fish-icelandThe greatest day of trout fishing of my life is easy to remember.  I was on my favorite river in New Zealand where you spot them then catch them.  That day I caught 21 browns between 4lbs and 11lbs (weighed in the weigh net).  I lost my journal from that trip which is a bummer because I hand wrote a story that night.  There have been many “second greatest” trout days since but today they moved to third.  The experience I had today was hands down, the second best day of trout fishing of my life.  The blood dripping from my brown trout teeth torn hands tell it all.


gigantic-brown-troutI landed six trout today.  Tonight I landed five of these.  All but the first tonight were flat out huge – 27”, 30”, 31” and 32.5”.  The last one ate my fly next to the shore then dove into the cracks.  The cracks are far deeper than 50 feet because right next to shore my fish was straight down and I was nearly at backing.  It was incredible and when I put the fish in the net I wasn’t only relieved but shocked!



photo by Bjarni Bjarkason

This brown trout is the biggest of my life.  He’s also the most stunning looking brown trout I’ve ever seen in my life.  He’s a true Ice Age brown trout.  A living dinosaur.  And I’ll go as far as to say a life changer.  I’ll be splitting my usual April saltwater flats time with Icelandic brown trout from here on out.  Holly cow.  I was home 35 hours ago.  I got off the plane this morning.  I have six more days.  Wow!


IcelandIt was 10:35 PM when I climbed in Kristjan’s truck to return to our cabin.  I wasn’t tired.  How could I be after such a night?  When we returned Bjarni fired up the grill and the boys covered it with lamb chops.  Then there was delicious wine sent up from my longtime Icelandic friend Ingo Helgason.  It’s gonna be a heck of a week.  Stay tuned!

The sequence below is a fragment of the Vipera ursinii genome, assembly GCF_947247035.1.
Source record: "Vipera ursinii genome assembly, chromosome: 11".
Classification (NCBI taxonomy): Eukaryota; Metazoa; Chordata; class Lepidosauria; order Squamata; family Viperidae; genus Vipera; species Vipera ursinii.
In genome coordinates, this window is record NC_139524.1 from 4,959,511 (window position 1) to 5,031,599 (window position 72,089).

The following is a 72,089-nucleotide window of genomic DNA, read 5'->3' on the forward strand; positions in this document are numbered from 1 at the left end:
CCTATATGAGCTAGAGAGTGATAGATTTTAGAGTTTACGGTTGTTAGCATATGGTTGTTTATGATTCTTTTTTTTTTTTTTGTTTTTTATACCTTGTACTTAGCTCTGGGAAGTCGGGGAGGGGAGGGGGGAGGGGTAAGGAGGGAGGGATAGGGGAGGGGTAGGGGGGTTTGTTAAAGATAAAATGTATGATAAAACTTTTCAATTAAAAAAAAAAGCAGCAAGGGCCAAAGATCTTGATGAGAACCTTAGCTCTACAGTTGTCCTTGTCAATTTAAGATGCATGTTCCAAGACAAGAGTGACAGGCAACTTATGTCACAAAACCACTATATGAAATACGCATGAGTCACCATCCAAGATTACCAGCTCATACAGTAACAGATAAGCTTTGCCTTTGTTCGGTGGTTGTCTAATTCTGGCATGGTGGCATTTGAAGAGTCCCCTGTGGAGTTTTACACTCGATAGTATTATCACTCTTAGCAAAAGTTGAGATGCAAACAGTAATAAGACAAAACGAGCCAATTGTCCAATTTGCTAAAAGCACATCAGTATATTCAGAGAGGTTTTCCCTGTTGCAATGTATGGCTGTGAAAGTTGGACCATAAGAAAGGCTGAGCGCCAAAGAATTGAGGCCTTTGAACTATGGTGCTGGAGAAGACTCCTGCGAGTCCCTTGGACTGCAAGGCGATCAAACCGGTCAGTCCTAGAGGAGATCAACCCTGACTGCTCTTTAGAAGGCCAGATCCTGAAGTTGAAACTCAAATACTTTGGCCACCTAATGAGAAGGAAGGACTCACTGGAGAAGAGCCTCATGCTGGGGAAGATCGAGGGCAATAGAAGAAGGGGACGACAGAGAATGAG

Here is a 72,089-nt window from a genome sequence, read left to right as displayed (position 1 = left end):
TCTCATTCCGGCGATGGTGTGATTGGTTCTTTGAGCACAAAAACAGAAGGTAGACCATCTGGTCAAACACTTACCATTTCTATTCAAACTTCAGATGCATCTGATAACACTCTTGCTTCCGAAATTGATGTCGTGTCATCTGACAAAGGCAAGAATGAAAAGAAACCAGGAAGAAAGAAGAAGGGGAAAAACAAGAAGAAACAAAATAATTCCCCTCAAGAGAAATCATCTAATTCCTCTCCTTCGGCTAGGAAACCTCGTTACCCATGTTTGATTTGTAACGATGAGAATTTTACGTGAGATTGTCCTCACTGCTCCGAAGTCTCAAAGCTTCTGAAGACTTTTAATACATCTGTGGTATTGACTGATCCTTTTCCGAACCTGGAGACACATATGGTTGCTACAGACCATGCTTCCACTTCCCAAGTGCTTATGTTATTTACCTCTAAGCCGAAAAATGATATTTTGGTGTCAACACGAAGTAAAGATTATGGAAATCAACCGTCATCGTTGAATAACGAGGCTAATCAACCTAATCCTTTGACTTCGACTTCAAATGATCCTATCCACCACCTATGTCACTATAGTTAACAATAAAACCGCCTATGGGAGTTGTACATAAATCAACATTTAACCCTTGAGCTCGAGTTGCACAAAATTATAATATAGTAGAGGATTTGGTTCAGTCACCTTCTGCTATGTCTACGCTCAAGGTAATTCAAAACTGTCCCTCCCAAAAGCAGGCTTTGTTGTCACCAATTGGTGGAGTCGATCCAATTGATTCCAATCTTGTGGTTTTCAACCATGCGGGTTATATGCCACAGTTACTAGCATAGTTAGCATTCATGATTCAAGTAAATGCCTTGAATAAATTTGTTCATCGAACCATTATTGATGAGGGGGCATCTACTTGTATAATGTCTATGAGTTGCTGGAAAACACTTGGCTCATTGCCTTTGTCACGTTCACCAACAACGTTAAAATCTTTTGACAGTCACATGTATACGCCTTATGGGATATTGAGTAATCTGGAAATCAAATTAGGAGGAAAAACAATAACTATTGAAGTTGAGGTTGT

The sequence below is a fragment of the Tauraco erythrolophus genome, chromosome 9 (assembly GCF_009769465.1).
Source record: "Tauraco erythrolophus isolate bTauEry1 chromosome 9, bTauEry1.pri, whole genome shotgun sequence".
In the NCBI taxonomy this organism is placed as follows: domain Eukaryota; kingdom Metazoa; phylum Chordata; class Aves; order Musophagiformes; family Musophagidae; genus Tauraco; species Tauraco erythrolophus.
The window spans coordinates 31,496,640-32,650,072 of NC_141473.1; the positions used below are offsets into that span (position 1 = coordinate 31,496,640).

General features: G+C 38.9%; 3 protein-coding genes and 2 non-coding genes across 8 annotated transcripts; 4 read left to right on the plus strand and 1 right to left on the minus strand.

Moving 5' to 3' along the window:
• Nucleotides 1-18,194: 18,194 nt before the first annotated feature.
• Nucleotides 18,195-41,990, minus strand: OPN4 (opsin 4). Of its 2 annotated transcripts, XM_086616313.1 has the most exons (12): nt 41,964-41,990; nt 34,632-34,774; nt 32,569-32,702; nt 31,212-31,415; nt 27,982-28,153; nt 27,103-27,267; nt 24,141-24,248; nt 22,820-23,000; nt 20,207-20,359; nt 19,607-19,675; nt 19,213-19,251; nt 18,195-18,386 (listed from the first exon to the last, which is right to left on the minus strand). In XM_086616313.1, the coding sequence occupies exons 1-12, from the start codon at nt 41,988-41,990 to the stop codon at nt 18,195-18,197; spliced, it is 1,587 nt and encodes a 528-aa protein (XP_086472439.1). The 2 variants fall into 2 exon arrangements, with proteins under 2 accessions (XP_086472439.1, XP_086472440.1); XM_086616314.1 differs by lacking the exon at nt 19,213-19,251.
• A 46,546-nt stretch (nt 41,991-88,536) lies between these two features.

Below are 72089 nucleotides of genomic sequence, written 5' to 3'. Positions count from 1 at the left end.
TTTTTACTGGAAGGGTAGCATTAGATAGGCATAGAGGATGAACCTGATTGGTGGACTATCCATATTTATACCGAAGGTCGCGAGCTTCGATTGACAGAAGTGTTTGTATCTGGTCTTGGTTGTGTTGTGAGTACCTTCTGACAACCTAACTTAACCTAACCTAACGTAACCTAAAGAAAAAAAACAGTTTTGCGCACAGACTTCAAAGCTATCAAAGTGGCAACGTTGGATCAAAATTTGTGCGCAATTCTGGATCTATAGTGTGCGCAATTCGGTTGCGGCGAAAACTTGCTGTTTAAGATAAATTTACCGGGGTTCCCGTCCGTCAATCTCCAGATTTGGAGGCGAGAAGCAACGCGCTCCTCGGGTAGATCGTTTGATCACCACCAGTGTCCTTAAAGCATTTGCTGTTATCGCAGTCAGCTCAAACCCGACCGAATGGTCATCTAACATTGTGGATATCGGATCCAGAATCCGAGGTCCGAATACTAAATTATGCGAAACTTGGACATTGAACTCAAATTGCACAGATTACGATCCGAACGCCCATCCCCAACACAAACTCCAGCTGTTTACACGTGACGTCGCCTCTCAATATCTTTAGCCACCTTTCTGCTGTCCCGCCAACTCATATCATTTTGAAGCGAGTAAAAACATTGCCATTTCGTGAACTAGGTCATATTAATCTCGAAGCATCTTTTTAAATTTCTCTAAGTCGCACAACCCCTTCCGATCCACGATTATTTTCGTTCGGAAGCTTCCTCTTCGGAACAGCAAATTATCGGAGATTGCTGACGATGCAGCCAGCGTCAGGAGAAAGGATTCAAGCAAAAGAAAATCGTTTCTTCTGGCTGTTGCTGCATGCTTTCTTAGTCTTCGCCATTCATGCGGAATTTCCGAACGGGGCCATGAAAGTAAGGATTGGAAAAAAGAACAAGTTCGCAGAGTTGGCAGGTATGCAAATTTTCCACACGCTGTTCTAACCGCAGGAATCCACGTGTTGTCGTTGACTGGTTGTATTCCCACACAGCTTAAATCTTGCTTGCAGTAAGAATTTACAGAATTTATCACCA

Jeff Currier Global Fly Fishing


  1. Eiríkur Haraldsson

    Great piece of an article mate. All the best.

  2. Jeff

    Thanks for reading Eirfkur! More good stories to post. Had an amazing time.

  3. Tad Einloth

    Unbelievable fishing.



Welcome to the Blog of Jeff Currier!

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I started fly fishing at age 7 in the lakes and ponds of New England cutting my teeth on various sunfish, bass, crappie and stocked trout. I went to Northland College in Ashland, Wisconsin, where I graduated with a Naturalist Degree while I discovered new fishing opportunities for pike, muskellunge, walleyes and various salmonids found in Lake Superior and its tributaries.

From there I headed west to work a few years in the Yellowstone region to simply work as much as most people fish and fish as much as most people work. I did just that, only it lasted over 20 years working at the Jack Dennis Fly Shop in Jackson, WY where I departed in 2009. Now it’s time to work for "The Man", working for myself that is.

I pursue my love to paint fish, lecture on every aspect of fly fishing you can imagine and host a few trips to some of the most exotic places you can think of. My ultimate goal is to catch as many species of fish on fly possible from freshwater to saltwater, throughout the world. I presently have taken over 440 species from over 60 countries!